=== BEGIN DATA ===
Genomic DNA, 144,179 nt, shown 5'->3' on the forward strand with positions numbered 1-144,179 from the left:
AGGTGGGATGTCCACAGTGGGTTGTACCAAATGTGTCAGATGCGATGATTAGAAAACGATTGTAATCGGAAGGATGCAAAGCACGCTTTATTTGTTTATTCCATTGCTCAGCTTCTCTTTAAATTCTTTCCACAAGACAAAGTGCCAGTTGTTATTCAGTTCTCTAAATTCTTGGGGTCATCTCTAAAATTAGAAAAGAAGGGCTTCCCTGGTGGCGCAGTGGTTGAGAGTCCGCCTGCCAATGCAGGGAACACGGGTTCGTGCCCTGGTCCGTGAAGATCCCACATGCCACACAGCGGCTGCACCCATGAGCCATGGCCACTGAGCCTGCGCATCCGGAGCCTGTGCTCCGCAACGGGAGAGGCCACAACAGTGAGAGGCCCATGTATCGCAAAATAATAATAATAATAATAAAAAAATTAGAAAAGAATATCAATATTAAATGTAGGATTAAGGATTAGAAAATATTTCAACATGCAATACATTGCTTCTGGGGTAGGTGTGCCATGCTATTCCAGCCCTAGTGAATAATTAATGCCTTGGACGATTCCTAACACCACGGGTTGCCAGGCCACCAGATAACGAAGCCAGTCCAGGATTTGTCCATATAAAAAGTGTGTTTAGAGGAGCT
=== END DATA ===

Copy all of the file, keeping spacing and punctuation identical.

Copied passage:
Genomic DNA, 144,179 nt, shown 5'->3' on the forward strand with positions numbered 1-144,179 from the left:
AGGTGGGATGTCCACAGTGGGTTGTACCAAATGTGTCAGATGCGATGATTAGAAAACGATTGTAATCGGAAGGATGCAAAGCACGCTTTATTTGTTTATTCCATTGCTCAGCTTCTCTTTAAATTCTTTCCACAAGACAAAGTGCCAGTTGTTATTCAGTTCTCTAAATTCTTGGGGTCATCTCTAAAATTAGAAAAGAAGGGCTTCCCTGGTGGCGCAGTGGTTGAGAGTCCGCCTGCCAATGCAGGGAACACGGGTTCGTGCCCTGGTCCGTGAAGATCCCACATGCCACACAGCGGCTGCACCCATGAGCCATGGCCACTGAGCCTGCGCATCCGGAGCCTGTGCTCCGCAACGGGAGAGGCCACAACAGTGAGAGGCCCATGTATCGCAAAATAATAATAATAATAATAAAAAAATTAGAAAAGAATATCAATATTAAATGTAGGATTAAGGATTAGAAAATATTTCAACATGCAATACATTGCTTCTGGGGTAGGTGTGCCATGCTATTCCAGCCCTAGTGAATAATTAATGCCTTGGACGATTCCTAACACCACGGGTTGCCAGGCCACCAGATAACGAAGCCAGTCCAGGATTTGTCCATATAAAAAGTGTGTTTAGAGGAGCT